Looting is a large threat in Afghanistan and "only one aspect of a larger, complex relationship...," Bloak observed. Mining is a problem that threatens cultural heritage, such as at Mes Aynak. Energy development, like the proposed Turkmenistan–Afghanistan–Pakistan–India (TAPI) natural gas pipeline, also poses a risk, she remarked.

When asked about arrests in Afghanistan for those who destroy cultural property, Bloak said that there were none as this was not "something that is monitored at all."

Syrian archaeologist Dr. Amr al-Azm, associate professor at Shawnee State University, drew attention to the importance of Syrian cultural heritage and the importance of non-state actors to preserve it. Syria has six world heritage sites, and al-Azm related that every Syrian lives on top of an archaeological site, near a site, or within a stone's throw of a site.

War, Antiquities, and Responses: Colgate University Conference on Preserving Cultural Heritage in Times of Conflict
Archaeological site looting in Apamea, 2012.
Why is cultural heritage protection important in Syria? "People without their history, their culture, are lost. They are basically disconnected," al-Azm explained. There is no binary, no one or another, when choosing between saving cultural heritage or people in wartime, al-Azm argued. You focus on the humanitarian, "not stones." But "this cultural heritage is important to people on both sides of the conflict," meaning that the shared heritage of the Syrian people, no matter what side of the conflict they are on, will help people "reconnect" when the war ends. "Saving this history ... is about saving the future of Syria too."

War, Antiquities, and Responses: Colgate University Conference on Preserving Cultural Heritage in Times of Conflict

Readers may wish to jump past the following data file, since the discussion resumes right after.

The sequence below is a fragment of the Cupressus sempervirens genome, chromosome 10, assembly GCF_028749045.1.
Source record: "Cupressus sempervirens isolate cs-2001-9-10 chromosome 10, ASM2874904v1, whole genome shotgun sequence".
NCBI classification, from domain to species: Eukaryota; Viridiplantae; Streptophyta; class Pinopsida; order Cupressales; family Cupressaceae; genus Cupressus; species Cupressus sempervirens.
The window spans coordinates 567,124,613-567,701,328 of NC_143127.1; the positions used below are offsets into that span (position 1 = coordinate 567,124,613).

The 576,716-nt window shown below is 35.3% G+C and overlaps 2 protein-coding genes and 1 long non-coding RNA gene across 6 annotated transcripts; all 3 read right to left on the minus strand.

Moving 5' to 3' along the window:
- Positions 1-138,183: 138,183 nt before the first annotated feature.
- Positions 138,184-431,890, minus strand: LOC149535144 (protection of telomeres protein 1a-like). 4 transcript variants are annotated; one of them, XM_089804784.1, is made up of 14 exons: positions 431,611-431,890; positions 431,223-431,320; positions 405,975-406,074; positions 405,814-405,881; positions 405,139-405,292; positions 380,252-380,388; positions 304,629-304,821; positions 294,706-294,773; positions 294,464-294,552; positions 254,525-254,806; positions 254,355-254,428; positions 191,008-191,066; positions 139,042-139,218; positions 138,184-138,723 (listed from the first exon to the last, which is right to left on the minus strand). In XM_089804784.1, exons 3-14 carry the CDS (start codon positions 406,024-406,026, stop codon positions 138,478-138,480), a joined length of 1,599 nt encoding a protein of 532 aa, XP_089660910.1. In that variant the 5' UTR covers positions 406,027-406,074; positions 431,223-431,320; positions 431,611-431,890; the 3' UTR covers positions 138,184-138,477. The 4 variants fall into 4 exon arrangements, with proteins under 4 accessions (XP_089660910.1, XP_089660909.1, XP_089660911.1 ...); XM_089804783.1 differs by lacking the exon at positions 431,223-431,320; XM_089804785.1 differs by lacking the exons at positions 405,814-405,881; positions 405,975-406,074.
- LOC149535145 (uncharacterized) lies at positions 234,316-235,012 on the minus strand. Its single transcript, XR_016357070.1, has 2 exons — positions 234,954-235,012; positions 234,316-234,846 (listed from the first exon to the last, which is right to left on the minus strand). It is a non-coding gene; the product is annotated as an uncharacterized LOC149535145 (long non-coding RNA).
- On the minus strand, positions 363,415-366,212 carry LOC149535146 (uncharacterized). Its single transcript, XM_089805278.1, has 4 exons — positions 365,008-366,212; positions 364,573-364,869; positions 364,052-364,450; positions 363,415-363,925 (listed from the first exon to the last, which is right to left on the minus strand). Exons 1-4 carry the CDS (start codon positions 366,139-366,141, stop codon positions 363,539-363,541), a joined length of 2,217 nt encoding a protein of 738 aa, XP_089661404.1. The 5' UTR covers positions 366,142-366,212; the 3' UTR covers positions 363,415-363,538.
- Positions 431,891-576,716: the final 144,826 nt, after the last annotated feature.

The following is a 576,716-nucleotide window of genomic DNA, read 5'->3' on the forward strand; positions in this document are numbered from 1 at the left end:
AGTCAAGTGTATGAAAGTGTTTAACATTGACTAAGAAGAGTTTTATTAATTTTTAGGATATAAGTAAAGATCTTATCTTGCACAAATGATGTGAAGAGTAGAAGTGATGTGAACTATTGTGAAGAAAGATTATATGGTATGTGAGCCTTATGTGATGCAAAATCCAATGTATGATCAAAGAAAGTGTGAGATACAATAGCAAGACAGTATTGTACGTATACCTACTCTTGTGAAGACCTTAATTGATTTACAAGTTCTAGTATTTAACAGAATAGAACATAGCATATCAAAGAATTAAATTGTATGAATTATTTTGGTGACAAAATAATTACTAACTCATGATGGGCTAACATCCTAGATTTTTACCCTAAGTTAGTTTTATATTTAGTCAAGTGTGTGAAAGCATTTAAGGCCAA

Dr. al-Azm listed some of Syria's significant cultural heritage losses, including Krak de Chevalier, saying "it's pretty badly damaged, and St Simeon, which was damaged by air strikes.

Apamea, meanwhile, has suffered significant looting. The photo at top right, shown by al-Azm, depicts numerous looters pits that emerged over the Syrian archaeological site starting in 2012, and they have spread out since that time, he said. Compare the pockmarked site in 2012 with the image at left showing the same site in 2011.

War, Antiquities, and Responses: Colgate University Conference on Preserving Cultural Heritage in Times of Conflict
Industrialized looting in Syria using heavy machinery, depicted by Dr. Amr al-Azm's slide.
Dr. al-Azm declared that the looting and sale of antiquities by ISIS was "very, very lucrative." The terror group didn't start it, but they institutionalized and industrialized the process, he contended. They were "involved at every stage," from looting to sale.

Oil refineries, meanwhile, have been moved on top of archaeological sites in the hope that their new locations might afford some protection against bombing.

Additionally, al-Azm reported that coin collections offered for sale in Syria are "ubiquitous," with the trade in illicit antiquities taking place on mobile phone platforms like WhatsApp.

War, Antiquities, and Responses: Colgate University Conference on Preserving Cultural Heritage in Times of Conflict
Heritage management specialist Dr. Allison Cuneo of Cultural Property Consultants instructed that intentional destruction of religious monuments by ISIS in Syria and northern Iraq have caused noticeable damage. Cuneo displayed pie charts, shown at left, illustrating that 24% of ancient, 22% of Christian, and 13% of Yezidi monuments and sites have suffered the greatest number of attacks.

War, Antiquities, and Responses: Colgate University Conference on Preserving Cultural Heritage in Times of Conflict
Dr. Ricardo Elia's slide chronicling the return of
Japanese appropriated books to Allied countries